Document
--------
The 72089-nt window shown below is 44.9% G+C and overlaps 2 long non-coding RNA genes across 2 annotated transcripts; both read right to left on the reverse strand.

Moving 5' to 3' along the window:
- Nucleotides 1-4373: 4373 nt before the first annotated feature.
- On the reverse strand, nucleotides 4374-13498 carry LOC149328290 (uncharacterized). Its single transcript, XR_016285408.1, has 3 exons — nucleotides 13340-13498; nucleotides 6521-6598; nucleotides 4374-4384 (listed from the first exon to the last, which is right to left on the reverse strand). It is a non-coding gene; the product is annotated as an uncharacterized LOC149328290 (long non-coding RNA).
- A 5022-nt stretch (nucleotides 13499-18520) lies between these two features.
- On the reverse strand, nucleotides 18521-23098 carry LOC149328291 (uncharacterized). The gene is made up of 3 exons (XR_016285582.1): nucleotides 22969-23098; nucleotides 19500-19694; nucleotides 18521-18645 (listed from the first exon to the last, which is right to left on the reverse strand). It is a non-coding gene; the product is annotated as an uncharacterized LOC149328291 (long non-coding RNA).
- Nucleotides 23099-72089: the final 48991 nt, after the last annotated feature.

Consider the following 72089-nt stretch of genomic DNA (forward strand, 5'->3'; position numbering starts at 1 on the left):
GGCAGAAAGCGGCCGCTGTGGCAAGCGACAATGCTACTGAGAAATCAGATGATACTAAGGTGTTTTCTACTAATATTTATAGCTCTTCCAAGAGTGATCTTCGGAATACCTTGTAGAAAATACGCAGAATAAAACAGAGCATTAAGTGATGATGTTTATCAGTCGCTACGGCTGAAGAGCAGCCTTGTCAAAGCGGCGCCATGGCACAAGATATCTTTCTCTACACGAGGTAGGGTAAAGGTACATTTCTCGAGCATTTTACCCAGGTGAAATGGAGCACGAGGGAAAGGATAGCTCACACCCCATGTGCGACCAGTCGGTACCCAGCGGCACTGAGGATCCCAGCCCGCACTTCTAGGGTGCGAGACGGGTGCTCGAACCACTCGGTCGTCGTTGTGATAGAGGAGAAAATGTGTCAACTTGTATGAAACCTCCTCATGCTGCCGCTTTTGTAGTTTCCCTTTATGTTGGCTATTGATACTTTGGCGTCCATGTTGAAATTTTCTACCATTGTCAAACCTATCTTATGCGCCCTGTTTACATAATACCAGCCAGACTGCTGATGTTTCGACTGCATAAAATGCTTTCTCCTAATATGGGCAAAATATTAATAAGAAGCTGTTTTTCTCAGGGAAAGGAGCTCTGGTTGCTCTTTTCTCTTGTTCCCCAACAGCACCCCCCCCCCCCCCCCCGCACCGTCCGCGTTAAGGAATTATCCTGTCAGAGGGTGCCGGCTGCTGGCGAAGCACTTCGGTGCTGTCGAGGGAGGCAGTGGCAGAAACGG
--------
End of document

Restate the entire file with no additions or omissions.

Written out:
The 72089-nt window shown below is 44.9% G+C and overlaps 2 long non-coding RNA genes across 2 annotated transcripts; both read right to left on the reverse strand.

Moving 5' to 3' along the window:
- Nucleotides 1-4373: 4373 nt before the first annotated feature.
- On the reverse strand, nucleotides 4374-13498 carry LOC149328290 (uncharacterized). Its single transcript, XR_016285408.1, has 3 exons — nucleotides 13340-13498; nucleotides 6521-6598; nucleotides 4374-4384 (listed from the first exon to the last, which is right to left on the reverse strand). It is a non-coding gene; the product is annotated as an uncharacterized LOC149328290 (long non-coding RNA).
- A 5022-nt stretch (nucleotides 13499-18520) lies between these two features.
- On the reverse strand, nucleotides 18521-23098 carry LOC149328291 (uncharacterized). The gene is made up of 3 exons (XR_016285582.1): nucleotides 22969-23098; nucleotides 19500-19694; nucleotides 18521-18645 (listed from the first exon to the last, which is right to left on the reverse strand). It is a non-coding gene; the product is annotated as an uncharacterized LOC149328291 (long non-coding RNA).
- Nucleotides 23099-72089: the final 48991 nt, after the last annotated feature.

Consider the following 72089-nt stretch of genomic DNA (forward strand, 5'->3'; position numbering starts at 1 on the left):
GGCAGAAAGCGGCCGCTGTGGCAAGCGACAATGCTACTGAGAAATCAGATGATACTAAGGTGTTTTCTACTAATATTTATAGCTCTTCCAAGAGTGATCTTCGGAATACCTTGTAGAAAATACGCAGAATAAAACAGAGCATTAAGTGATGATGTTTATCAGTCGCTACGGCTGAAGAGCAGCCTTGTCAAAGCGGCGCCATGGCACAAGATATCTTTCTCTACACGAGGTAGGGTAAAGGTACATTTCTCGAGCATTTTACCCAGGTGAAATGGAGCACGAGGGAAAGGATAGCTCACACCCCATGTGCGACCAGTCGGTACCCAGCGGCACTGAGGATCCCAGCCCGCACTTCTAGGGTGCGAGACGGGTGCTCGAACCACTCGGTCGTCGTTGTGATAGAGGAGAAAATGTGTCAACTTGTATGAAACCTCCTCATGCTGCCGCTTTTGTAGTTTCCCTTTATGTTGGCTATTGATACTTTGGCGTCCATGTTGAAATTTTCTACCATTGTCAAACCTATCTTATGCGCCCTGTTTACATAATACCAGCCAGACTGCTGATGTTTCGACTGCATAAAATGCTTTCTCCTAATATGGGCAAAATATTAATAAGAAGCTGTTTTTCTCAGGGAAAGGAGCTCTGGTTGCTCTTTTCTCTTGTTCCCCAACAGCACCCCCCCCCCCCCCCCCGCACCGTCCGCGTTAAGGAATTATCCTGTCAGAGGGTGCCGGCTGCTGGCGAAGCACTTCGGTGCTGTCGAGGGAGGCAGTGGCAGAAACGG